The surprise discovery of traces of European ancestry in the 24,000-year-old bones of a boy unearthed in the heart of Siberia has caught the attention of Canadian experts, who say the find could rewrite the story of the people who first populated ancient Canada and the rest of the Americas.
A study published in the journal Nature by a team of 31 researchers from the U.S. and Europe details how the four-year-old’s skeletal remains — excavated at the Mal’ta archeological site in south-central Siberia in the 1920s and kept since then at Russia’s Hermitage State Museum — yielded a DNA signature shared by modern European populations but also by many present-day aboriginal people in the Western Hemisphere.
The ancient boy’s DNA profile may help explain why a “European” strain of genetic material can be found among today’s New World indigenous communities, a mystery that many scientists had assumed was the result of contact in recent centuries with successive waves of colonizers from Europe.
Another controversial theory to explain the shared DNA is based on the idea that boat-using tribes of seal-hunters from ancient Europe might have migrated westward to the Americas along a North Atlantic ice edge.
But the Nature study offers another explanation: that the people who would eventually cross the so-called “Bering Land Bridge” between northeast Asia and Alaska near the end of the last ice age about 13,000 years ago had a key branch of ancestors in prehistoric Europe. Those ancient ancestors, it’s now theorized, must have moved eastward into central and then eastern Asia, mingling with other populations and eventually crossing to the Western Hemisphere when low ocean levels created a temporary land corridor between the eastern tip of Russia and the western edge of Alaska.
“The result came as a complete surprise to us,” Danish archeologist Eske Willerslev, a University of Copenhagen researcher who led the study, stated in a summary of the findings. “Who would have thought that present-day Native Americans, who we learned in school derive from East Asians, share recent evolutionary history with contemporary western Eurasians?”
Successive waves of human migration from eastern Siberia along the land-bridge route are widely presumed to be the origin of the hundreds of aboriginal nations that were spread throughout the Americas before Renaissance-era Europeans began permanently settling in the New World about 500 years ago. More than 50 million aboriginal people living today in North, Central and South America are believed to be descendants of those initial, bridge-crossing inhabitants of the New World.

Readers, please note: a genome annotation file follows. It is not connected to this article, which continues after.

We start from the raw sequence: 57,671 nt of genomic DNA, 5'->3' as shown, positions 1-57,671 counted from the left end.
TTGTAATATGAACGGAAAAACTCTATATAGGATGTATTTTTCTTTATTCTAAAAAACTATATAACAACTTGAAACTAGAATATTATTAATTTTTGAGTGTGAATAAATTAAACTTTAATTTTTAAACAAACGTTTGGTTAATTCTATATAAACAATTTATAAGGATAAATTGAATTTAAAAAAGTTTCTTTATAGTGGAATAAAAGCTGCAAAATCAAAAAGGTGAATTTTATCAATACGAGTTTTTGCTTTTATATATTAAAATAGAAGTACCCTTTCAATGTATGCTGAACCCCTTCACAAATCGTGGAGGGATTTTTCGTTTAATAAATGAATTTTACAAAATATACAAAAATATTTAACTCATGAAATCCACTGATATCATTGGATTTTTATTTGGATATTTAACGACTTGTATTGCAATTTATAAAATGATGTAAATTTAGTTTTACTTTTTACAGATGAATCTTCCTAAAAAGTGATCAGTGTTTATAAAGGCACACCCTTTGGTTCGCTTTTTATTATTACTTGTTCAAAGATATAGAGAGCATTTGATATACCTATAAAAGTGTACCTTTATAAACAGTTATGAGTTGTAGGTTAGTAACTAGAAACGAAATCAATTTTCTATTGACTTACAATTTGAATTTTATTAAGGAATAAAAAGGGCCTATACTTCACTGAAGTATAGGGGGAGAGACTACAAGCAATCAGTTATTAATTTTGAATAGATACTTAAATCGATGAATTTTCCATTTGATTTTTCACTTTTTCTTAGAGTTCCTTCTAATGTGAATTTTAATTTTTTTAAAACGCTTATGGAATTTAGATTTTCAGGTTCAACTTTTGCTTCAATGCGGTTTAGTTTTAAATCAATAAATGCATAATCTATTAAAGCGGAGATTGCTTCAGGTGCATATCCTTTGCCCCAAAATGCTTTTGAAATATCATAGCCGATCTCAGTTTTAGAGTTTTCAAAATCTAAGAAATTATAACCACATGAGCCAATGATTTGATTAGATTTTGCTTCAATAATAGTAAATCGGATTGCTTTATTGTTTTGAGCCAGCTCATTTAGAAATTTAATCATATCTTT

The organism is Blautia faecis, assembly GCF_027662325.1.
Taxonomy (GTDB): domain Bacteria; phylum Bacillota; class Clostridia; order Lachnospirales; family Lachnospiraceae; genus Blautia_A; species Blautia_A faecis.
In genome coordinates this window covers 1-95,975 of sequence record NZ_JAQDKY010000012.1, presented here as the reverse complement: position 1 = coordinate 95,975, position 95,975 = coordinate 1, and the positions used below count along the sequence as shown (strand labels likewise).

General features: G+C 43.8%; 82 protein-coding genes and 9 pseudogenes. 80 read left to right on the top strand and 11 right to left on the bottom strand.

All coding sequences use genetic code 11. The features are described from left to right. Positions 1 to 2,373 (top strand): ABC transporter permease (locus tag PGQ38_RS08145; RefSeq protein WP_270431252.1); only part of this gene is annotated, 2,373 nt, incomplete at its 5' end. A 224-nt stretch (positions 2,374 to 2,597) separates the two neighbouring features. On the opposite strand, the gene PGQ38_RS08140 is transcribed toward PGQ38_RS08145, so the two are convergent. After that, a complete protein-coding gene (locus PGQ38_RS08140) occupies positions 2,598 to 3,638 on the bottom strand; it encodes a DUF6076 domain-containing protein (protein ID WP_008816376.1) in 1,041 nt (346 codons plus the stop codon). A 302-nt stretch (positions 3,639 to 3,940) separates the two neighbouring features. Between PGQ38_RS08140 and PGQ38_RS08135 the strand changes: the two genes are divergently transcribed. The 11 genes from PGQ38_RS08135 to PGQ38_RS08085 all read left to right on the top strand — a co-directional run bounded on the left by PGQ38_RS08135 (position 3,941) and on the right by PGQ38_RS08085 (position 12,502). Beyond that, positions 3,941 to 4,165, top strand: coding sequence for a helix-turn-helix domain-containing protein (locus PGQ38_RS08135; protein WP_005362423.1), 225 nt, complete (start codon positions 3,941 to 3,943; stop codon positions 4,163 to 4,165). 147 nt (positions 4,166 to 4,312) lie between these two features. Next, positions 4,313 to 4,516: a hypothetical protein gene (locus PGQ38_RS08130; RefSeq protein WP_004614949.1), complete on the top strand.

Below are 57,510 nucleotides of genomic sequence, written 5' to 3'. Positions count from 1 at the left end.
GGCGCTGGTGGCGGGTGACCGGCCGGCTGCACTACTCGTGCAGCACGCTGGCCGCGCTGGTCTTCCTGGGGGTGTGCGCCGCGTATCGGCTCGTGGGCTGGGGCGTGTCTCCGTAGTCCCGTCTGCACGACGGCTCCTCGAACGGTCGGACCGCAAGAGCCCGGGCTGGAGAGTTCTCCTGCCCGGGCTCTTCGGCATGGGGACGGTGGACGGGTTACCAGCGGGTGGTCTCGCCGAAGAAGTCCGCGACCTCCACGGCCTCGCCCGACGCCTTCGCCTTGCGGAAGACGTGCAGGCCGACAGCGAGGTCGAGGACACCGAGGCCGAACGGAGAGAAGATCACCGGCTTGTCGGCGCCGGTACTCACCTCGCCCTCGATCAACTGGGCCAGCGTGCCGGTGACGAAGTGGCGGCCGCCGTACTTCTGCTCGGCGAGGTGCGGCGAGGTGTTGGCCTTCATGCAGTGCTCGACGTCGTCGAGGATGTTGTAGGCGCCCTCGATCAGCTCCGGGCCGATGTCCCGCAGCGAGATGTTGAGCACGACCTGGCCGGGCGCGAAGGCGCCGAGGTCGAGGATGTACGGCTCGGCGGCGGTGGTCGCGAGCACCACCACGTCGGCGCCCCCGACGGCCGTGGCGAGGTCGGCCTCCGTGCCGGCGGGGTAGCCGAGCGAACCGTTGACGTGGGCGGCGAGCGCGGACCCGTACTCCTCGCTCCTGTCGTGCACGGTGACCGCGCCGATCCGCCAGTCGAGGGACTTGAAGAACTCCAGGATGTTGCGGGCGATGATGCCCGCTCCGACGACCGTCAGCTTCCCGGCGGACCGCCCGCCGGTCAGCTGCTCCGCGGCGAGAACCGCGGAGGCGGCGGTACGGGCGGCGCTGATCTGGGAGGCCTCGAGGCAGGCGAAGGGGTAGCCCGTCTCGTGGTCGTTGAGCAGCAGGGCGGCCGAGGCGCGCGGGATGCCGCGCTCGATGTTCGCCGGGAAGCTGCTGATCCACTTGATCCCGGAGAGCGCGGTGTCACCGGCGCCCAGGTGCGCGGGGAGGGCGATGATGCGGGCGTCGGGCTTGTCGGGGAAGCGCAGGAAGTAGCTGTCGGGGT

The study’s findings are significant for “suggesting a huge percentage of the genome of Siberian people during the Ice Age is actually coming from Western Europe,” said Grant Zazula, a Yukon government paleontologist who has studied the relationship between mammoths and humans in ancient “Beringia” — the glacier-free grassland that covered parts of Alaska, Yukon and Siberia more than 10,000 years ago.
“If you look at the genomes of modern Native American people, South American native people and Canadian First Nations people, there’s a chunk of that genome that looks European – or is European,” said Zazula. “It’s often thought that was a result of modern mixing of populations” in relatively recent times, he said, but the new study suggests a significant portion of the genetic heritage of the New World’s first inhabitants was “ancestrally coming from the Ice Age in Western Europe.”
About 25,000 years ago, he said, “a group of people in Western Europe that started moving east, mixed with some people in central Siberia, and those people kept on going east and mixed with some east Asian people — maybe (from geographical) China, Korea, northern Japanese — and then eventually crossed the land bridge.”
University of Alberta archeologist Jack Ives also highlighted that the “Mal’ta Boy” DNA profile “is indicating some degree of relatedness – a significant degree of relatedness – to First Nations populations in the New World, which had not been anticipated. So it’s quite significant.”
Ives added that the importance of the finding is enhanced by the scarceness of evidence from a period so deep in human history: “In much of Siberia, as in much of the New World, human remains from this particular time interval are extremely rare.”
Ives recently led a team of Canadian researchers who shed new light on the complicated way early New World peoples moved through the so-called “ice-free corridor” east of the Rocky Mountains, an important conduit for populations migrating into the interior of North America as the glaciers retreated at the end of the last Ice Age.
He said the Siberian findings reinforce the links between seemingly disparate human populations.
“On one primary level, it continues to tell us – if we could just take it into account more often – we’re all fairly closely related, and that European populations and First Nations populations may share more genetic heritage than we previously thought. It’s worth keeping in mind in the modern world.”